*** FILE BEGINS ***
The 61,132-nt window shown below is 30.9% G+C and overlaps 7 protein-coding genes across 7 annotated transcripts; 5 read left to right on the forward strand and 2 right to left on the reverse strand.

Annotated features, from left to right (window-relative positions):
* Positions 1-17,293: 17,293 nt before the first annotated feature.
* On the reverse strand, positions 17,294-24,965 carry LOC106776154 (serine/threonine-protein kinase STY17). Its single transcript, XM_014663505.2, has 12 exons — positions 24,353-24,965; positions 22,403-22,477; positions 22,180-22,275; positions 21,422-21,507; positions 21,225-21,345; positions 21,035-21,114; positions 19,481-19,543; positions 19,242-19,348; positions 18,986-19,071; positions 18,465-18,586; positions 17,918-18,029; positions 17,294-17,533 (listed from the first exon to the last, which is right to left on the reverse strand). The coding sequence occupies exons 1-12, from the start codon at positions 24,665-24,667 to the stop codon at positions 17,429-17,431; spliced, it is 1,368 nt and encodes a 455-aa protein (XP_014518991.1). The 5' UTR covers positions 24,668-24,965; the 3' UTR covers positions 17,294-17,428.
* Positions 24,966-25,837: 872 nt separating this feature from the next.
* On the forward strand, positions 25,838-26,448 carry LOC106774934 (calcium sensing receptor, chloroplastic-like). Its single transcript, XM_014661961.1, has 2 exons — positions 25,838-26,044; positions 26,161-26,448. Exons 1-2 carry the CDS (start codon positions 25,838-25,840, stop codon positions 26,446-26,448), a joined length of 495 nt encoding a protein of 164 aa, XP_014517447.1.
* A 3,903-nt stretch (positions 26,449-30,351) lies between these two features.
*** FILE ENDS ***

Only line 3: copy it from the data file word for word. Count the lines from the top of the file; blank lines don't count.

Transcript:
* Positions 1-17,293: 17,293 nt before the first annotated feature.